Video-assisted thoracoscopic surgery (VATS) lobectomy is become the preferred approach for resection of early stage lung cancer. With increasing experience in VATS, this strategy has been also used in more complex procedures. Herein, we reported the feasibility of VATS anatomical resections for lung cancer in consecutive series of patients undergoing previous history of cardiac surgery.
Study population included four consecutive patients (Table 1) scheduled for VATS resection for early stage lung cancer in two high volume Italian centres. All patients underwent previous cardiac surgeries as coronary artery by-pass graft (CABG) using left internal mammary artery (LIMA) graft (n=1), cardiac transplantation (n=2), and mitral valve replacement (n=1). The median interval between cardiac operations and lung resections was 71 [36–180] months.
All procedures were performed under general anaesthesia and using selective-one lung ventilation. The surgeon and his assistant stand anterior to the patient. In three patients, a three-port approach was used with a 3–4 cm utility incision made through the 4th or 5th intercostal space just anterior to the latissimus dorsi muscle; a 10-mm camera port inserted at the anterior axillary line at the 7th intercostal space and the third port placed at the posterior axillary line at the 7th–8th intercostal space. In patient 4, an uniportal approach was used with a single 4–5 cm incision made through the 4th or 5th intercostal space just anterior to the latissimus dorsi muscle. The initial step was to lyse all adhesions related to sternotomy or thoracotomy that attached the lung parenchyma to the mediastinum, diaphragm and chest wall. In patient 2, additional adhesions were lysed between the LIMA graft and upper lobe (Figure 1). Then, in all cases anatomic resection with individual ligation of arteries, veins and bronchus was performed in a standard manner. Lobectomy was carried out in patient 1 and in patient 3; in patient 2 a left upper three-segmentectomy instead of left upper lobectomy was carried due to respiratory reserve; and in patient 4 an upper bilobectomy instead of right upper lobectomy was performed for surgical clearance since the tumor branched the horizontal fissure. The specimen was retrieved through the utility incision in an endoplastic bag. A systematic lymph node dissection completed the operation and a single 28 Fr. drainage was left in pleural cavity. Examples are reported in Figure 2 (patient 2) and in Figure 3 (patient 3).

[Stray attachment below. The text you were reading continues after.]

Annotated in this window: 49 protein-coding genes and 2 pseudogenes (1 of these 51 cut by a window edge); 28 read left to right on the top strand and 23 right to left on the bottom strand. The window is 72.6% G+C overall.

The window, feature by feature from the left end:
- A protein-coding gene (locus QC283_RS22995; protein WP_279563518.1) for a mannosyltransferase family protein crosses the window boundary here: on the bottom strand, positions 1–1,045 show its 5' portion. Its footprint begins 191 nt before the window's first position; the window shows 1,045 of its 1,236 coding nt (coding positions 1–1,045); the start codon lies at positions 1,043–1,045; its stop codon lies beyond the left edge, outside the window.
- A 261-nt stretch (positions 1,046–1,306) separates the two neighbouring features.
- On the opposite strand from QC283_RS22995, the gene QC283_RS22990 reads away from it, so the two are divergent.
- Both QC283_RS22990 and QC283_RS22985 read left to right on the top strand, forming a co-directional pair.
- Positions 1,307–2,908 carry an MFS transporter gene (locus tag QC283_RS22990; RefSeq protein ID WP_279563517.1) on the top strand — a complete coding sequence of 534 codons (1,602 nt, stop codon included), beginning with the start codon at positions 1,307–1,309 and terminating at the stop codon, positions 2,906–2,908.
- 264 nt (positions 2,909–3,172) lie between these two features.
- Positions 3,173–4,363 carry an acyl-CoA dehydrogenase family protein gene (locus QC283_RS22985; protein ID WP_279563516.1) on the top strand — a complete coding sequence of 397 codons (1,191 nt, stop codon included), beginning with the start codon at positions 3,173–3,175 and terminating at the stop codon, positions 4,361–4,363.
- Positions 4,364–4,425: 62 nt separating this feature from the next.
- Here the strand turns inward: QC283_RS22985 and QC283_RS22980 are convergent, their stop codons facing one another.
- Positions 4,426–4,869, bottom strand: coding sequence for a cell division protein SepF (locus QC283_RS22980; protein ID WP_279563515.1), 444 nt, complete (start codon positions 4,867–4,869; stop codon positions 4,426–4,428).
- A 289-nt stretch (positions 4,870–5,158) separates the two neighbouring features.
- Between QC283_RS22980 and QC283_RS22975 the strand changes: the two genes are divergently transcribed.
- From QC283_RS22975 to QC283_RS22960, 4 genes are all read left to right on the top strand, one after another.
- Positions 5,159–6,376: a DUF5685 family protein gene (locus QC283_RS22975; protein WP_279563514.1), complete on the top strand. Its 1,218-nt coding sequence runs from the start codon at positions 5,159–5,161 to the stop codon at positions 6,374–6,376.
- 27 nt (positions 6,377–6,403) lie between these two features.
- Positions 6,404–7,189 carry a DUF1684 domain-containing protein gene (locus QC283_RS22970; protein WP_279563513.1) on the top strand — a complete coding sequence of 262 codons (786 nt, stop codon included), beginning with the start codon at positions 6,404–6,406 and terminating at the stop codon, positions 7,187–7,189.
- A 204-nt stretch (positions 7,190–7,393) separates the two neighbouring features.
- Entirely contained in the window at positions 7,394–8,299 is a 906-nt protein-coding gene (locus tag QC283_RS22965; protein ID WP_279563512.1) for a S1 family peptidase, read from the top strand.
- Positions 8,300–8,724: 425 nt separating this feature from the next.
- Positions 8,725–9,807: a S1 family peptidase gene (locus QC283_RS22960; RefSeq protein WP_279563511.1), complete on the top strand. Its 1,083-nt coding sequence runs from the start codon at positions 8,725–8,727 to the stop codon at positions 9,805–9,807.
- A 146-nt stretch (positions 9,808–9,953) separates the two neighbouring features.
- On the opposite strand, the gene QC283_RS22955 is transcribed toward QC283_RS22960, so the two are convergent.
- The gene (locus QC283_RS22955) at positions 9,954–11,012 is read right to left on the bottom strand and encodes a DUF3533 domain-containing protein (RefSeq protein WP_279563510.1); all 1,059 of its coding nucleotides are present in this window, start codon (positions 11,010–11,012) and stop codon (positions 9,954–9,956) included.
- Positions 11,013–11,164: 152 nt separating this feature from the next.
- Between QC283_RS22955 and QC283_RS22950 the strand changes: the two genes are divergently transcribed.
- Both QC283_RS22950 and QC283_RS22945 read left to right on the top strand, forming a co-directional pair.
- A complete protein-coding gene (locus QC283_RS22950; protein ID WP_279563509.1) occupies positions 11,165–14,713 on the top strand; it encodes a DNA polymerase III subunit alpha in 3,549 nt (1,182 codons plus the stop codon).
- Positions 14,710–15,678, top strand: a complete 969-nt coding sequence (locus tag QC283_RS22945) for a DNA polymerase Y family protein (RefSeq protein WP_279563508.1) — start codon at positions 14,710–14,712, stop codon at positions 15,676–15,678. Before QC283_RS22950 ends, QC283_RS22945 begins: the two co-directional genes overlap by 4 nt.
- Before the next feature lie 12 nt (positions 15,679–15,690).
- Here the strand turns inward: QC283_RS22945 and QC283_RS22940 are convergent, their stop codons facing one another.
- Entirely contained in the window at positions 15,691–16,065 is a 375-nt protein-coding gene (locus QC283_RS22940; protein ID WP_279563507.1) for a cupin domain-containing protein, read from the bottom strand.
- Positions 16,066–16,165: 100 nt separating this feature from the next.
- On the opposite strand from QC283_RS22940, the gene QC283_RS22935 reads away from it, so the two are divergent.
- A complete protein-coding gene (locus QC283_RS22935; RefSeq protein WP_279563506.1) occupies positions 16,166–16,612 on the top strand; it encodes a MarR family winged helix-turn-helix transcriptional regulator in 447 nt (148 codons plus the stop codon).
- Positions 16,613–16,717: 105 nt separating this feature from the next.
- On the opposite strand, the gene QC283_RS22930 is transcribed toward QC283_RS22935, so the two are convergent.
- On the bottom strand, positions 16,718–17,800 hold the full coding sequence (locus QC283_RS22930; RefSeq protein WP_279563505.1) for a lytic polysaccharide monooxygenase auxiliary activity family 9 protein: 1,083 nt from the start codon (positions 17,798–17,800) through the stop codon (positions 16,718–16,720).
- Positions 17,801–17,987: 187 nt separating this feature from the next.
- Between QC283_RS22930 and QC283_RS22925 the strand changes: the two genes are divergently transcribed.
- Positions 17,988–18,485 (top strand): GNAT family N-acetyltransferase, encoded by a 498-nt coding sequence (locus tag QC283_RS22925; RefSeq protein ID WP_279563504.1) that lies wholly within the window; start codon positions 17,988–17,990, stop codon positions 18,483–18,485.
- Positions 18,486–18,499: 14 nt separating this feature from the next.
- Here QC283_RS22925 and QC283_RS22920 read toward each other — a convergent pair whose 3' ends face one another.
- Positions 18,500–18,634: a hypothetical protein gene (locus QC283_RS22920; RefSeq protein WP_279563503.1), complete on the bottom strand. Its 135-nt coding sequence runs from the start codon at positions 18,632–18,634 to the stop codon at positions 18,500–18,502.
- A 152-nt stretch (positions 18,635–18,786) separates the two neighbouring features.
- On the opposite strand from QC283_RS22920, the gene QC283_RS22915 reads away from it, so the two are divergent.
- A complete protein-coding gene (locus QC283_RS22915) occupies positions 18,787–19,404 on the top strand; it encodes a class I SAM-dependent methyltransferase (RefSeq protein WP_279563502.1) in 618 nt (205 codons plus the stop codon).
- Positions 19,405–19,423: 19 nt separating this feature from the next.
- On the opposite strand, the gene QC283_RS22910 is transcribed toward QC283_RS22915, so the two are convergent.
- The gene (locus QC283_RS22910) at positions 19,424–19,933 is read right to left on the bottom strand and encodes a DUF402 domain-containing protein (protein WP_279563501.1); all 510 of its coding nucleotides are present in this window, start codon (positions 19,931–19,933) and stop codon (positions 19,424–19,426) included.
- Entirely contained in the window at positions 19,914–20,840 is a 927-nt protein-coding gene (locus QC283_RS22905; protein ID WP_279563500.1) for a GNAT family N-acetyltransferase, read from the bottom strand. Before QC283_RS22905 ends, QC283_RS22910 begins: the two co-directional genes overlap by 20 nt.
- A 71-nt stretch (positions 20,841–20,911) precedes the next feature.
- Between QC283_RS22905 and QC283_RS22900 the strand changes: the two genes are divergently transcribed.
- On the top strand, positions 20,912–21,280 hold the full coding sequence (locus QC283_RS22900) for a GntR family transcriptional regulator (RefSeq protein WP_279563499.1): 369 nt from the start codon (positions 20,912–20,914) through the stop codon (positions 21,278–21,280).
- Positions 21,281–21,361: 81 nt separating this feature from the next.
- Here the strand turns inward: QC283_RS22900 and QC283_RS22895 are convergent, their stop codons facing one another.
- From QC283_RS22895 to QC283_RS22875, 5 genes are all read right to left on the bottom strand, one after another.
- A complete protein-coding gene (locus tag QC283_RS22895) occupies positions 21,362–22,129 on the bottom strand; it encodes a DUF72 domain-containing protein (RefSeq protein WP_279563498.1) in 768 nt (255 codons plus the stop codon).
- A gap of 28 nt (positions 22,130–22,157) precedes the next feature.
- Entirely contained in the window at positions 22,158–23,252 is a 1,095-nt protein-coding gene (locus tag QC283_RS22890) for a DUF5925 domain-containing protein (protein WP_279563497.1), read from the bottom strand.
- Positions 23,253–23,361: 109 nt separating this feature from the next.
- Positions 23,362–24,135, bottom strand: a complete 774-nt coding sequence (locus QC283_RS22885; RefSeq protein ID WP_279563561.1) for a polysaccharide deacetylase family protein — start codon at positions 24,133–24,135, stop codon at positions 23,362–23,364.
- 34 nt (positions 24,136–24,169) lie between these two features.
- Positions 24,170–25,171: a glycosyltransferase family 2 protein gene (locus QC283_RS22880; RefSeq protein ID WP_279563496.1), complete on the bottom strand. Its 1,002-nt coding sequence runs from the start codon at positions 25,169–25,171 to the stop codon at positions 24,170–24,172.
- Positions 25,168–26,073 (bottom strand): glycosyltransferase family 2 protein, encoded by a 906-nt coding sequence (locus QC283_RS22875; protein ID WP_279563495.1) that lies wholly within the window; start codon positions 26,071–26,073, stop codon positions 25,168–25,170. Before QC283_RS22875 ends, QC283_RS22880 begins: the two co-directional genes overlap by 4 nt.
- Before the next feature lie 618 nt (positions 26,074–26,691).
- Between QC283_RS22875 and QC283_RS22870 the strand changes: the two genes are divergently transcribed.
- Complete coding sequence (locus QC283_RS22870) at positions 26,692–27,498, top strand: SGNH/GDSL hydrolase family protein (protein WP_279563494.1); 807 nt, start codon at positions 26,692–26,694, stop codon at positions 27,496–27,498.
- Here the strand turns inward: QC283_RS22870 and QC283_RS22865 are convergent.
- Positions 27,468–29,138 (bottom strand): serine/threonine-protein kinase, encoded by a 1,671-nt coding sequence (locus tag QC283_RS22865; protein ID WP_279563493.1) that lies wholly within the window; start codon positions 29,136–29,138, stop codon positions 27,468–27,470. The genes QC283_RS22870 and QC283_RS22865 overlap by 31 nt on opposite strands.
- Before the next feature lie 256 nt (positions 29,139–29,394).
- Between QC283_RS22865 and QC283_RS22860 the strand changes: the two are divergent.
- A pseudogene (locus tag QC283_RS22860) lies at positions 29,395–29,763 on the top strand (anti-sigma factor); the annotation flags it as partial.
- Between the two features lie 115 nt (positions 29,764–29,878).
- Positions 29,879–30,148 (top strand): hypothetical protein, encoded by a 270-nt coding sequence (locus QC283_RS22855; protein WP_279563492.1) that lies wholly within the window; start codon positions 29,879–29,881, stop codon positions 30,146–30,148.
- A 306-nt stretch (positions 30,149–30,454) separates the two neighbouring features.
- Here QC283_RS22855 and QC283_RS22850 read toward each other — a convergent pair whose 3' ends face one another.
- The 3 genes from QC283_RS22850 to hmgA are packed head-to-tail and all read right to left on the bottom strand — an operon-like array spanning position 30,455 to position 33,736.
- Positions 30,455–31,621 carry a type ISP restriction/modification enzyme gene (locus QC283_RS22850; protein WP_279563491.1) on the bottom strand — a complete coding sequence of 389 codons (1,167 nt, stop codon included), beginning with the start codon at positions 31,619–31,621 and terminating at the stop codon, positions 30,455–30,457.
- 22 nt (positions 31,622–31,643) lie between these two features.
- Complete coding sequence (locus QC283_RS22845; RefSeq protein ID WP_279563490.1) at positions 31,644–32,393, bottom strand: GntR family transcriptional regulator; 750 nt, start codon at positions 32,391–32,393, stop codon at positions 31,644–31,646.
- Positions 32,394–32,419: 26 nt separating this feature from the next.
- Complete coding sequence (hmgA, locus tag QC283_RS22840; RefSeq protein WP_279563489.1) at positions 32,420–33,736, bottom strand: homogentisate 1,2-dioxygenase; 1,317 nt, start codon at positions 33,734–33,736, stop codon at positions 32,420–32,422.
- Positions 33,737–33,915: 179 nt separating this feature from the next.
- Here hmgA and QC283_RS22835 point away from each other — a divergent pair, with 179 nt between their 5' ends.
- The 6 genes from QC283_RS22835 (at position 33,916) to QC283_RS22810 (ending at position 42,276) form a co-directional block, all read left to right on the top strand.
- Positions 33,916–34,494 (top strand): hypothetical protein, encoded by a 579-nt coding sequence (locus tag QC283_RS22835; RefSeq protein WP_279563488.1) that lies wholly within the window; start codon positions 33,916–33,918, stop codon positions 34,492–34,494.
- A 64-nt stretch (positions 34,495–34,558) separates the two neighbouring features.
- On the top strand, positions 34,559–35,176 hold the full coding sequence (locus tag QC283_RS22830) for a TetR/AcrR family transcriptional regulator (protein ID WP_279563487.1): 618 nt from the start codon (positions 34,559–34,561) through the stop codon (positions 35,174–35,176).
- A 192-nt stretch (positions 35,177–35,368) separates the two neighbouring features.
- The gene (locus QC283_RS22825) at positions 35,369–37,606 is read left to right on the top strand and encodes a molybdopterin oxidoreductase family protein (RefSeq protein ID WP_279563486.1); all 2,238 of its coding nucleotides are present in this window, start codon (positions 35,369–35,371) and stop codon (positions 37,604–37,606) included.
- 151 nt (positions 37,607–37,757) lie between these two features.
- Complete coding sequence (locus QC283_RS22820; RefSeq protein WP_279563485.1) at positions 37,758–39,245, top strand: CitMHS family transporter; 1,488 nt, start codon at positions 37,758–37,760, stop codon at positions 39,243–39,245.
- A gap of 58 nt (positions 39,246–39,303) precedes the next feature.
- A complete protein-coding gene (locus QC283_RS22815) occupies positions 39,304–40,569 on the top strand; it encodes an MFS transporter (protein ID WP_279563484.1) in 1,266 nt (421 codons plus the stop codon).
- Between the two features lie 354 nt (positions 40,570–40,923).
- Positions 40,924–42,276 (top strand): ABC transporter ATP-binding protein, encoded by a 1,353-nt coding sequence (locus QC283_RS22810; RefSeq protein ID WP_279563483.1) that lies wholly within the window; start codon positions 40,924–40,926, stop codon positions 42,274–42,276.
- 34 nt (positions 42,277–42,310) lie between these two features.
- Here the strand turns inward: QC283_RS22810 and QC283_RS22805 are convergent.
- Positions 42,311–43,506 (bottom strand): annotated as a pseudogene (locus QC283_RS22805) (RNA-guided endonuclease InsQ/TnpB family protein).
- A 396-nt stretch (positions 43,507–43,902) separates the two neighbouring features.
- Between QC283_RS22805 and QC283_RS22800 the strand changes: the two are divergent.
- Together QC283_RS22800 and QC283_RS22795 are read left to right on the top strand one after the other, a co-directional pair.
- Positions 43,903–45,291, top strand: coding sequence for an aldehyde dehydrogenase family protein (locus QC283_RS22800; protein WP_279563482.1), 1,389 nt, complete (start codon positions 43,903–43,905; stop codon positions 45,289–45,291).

In all cases, the procedure was performed using VATS without needing conversion to thoracotomy. The resection of the adhesions related to previous sternotomy and thoracotomy and hilar dissection were carried out without particular technical problem using blunt dissection and/or vessel-sealing device (Ligasure, Valleylab, Colorado, United States) or ultrasonic-driven scalpel (Ultracision, Ethicon, Cincinnati, United States) according to surgeon’s preference. The median operative time and estimated blood loss was 180 [155–405] minutes and 200 [180–250] mL, respectively; the median chest drainage duration and length of hospital stay were 4 [3–4] days, and 4 [4–8] days, respectively. No injury of the heart and of the LIMA graft occurred during the operation. No cardiac or other post-operative complications were recorded. At last follow-up [median follow-up:16 (1–41) months], all patients were alive without recurrence but patient 1 who presented cerebral metastasis two months ago and underwent radiotherapy.
The main concern of VATS lobectomy in patients undergoing previous cardiac surgery is the presence of intra-thoracic adhesions that may lead to difficult recognition of anatomy and risk of injuring to the heart or to the internal mammary artery (IMA) graft during hilum dissection. However, VATS anatomical resection remains a feasible procedure also in this groups of patients as reported by recent reports (3,4). Serna-Gallegos et al. (3) performed VATS lobectomy in 87 patients with a history of cardiac surgery. The conversion rate was 16.1% (14/87) and no intraoperative mortality was found. Similarly, Shah et al. (4) carried out VATS lobectomy in 14 patients undergoing previous CABG with ipsilateral IMA graft. The conversion rate was 7% (1/14); post-operative morbidity, mortality and survival were similar to the control group.